Sunday, January 25, 2009

What's a healthy weight?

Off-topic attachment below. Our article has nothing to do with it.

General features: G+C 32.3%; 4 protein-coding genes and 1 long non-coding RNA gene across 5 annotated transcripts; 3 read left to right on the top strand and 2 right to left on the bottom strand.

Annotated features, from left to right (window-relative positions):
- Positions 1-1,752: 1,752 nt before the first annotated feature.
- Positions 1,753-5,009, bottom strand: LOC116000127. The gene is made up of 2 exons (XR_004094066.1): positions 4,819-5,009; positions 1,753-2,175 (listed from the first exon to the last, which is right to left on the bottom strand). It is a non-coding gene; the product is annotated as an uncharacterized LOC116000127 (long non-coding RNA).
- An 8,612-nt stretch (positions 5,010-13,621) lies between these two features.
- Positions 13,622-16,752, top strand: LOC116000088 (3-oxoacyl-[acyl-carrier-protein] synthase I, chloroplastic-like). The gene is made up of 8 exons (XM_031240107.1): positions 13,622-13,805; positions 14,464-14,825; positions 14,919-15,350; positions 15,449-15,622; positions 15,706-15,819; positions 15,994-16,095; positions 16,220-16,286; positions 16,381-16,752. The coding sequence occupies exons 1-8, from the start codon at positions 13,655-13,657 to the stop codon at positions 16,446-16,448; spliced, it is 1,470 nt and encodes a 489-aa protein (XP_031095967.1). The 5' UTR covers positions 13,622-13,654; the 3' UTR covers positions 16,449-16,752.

Good health is about more than just your weight. It depends on many things, including your family's medical history, your genes, whether you smoke, the type of food you eat and how active you are. A combination of factors determines our weight, and that's why it's difficult to set an exact ideal weight that applies to everyone. It's important to remember there's a range of healthy body weights. Aiming to keep within this means an end to aspiring to one magic weight you think you should be. Many people have a distorted perception of what constitutes a healthy body weight. We're surrounded by images of celebrities, many of whom are underweight. Comparing yourself with these images isn't helpful. But comparing yourself to friends and family isn't that useful either, because as obesity becomes more common our perception of 'average' weight may in fact be too heavy. It's important to make an objective assessment of your size. Looking at yourself in the mirror isn't a good way to assess whether you're a healthy weight. How do I know if I'm a healthy weight? There are a number of ways you can work out if you're within a healthy weight range. You need to get an accurate idea because it's easy to underestimate or overestimate your own weight. Body mass index You can check your body size using the body mass index (BMI), which assesses your weight in relation to your height. Work out your BMI with our calculator, available in both metric and imperial versions. Waist circumference Another method of assessing whether you're a healthy weight is to measure your waist. This gives an indication of how much fat is stored around your middle. Excess fat in this area increases your risk of heart disease and diabetes. Body fat You can measure the amount of fat in your body using scales designed for this purpose, often called body fat analysers. These pass a small, safe electrical signal through your body. Lean tissue, such as muscle, and blood contain water and act as conductors of the electrical signal, while fat resists it. The greater the resistance, the more body fat you have. Body fat is only one aspect of health. Your GP can advise whether additional measurements such as blood pressure, resting heart rate, blood cholesterol, and fat and glucose tests are necessary. Are you overweight? If your BMI and waist circumference indicate you're overweight, changes to your lifestyle could help to control your weight. Think about how you can make changes to your diet and physical activity over the long term. For more advice, see Do you need to lose weight? Are you underweight? Not weighing enough can also put your health at risk. If you're underweight because of a restriction of your diet, you're at risk of a number of nutritional deficiencies. Young women especially are at risk of anaemia (a lack of iron), while insufficient calcium can lead to osteoporosis in later life. Amenorrhoea (missing menstrual periods) is also common among women who are underweight, and it can lead to infertility. For more information, see Do you need to gain weight? Are you a healthy weight but unhappy? If your weight lies within the healthy range but you're unhappy with your shape, you'll probably derive more benefits from a supervised exercise programme than by restricting your diet. This will improve your fitness, help to tone specific muscle groups and enhance your overall health and wellbeing. This article was last medically reviewed by Dr Susan Jebb in June 2007.

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